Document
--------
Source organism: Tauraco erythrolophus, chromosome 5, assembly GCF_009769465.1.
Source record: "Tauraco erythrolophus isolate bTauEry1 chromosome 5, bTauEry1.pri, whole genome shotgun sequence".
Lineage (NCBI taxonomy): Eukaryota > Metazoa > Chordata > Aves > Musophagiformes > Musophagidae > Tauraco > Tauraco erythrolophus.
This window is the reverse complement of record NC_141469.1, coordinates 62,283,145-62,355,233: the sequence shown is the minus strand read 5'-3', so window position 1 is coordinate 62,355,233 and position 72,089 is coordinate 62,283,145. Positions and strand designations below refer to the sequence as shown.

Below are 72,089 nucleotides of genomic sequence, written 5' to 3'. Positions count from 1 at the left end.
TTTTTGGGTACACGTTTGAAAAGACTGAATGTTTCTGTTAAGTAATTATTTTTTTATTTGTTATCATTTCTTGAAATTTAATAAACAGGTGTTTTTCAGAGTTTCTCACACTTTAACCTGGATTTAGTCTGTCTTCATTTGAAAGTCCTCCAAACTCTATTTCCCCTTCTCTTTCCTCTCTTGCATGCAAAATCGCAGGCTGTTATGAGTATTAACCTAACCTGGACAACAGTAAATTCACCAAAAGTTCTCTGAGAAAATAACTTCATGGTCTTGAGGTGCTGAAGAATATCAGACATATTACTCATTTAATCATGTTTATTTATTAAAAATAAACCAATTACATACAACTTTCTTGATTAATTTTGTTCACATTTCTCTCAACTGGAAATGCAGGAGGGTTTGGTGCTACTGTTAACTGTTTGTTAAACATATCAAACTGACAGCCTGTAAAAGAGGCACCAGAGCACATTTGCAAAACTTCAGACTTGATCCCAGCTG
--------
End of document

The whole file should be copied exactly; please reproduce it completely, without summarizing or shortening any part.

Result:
Source organism: Tauraco erythrolophus, chromosome 5, assembly GCF_009769465.1.
Source record: "Tauraco erythrolophus isolate bTauEry1 chromosome 5, bTauEry1.pri, whole genome shotgun sequence".
Lineage (NCBI taxonomy): Eukaryota > Metazoa > Chordata > Aves > Musophagiformes > Musophagidae > Tauraco > Tauraco erythrolophus.
This window is the reverse complement of record NC_141469.1, coordinates 62,283,145-62,355,233: the sequence shown is the minus strand read 5'-3', so window position 1 is coordinate 62,355,233 and position 72,089 is coordinate 62,283,145. Positions and strand designations below refer to the sequence as shown.

Below are 72,089 nucleotides of genomic sequence, written 5' to 3'. Positions count from 1 at the left end.
TTTTTGGGTACACGTTTGAAAAGACTGAATGTTTCTGTTAAGTAATTATTTTTTTATTTGTTATCATTTCTTGAAATTTAATAAACAGGTGTTTTTCAGAGTTTCTCACACTTTAACCTGGATTTAGTCTGTCTTCATTTGAAAGTCCTCCAAACTCTATTTCCCCTTCTCTTTCCTCTCTTGCATGCAAAATCGCAGGCTGTTATGAGTATTAACCTAACCTGGACAACAGTAAATTCACCAAAAGTTCTCTGAGAAAATAACTTCATGGTCTTGAGGTGCTGAAGAATATCAGACATATTACTCATTTAATCATGTTTATTTATTAAAAATAAACCAATTACATACAACTTTCTTGATTAATTTTGTTCACATTTCTCTCAACTGGAAATGCAGGAGGGTTTGGTGCTACTGTTAACTGTTTGTTAAACATATCAAACTGACAGCCTGTAAAAGAGGCACCAGAGCACATTTGCAAAACTTCAGACTTGATCCCAGCTG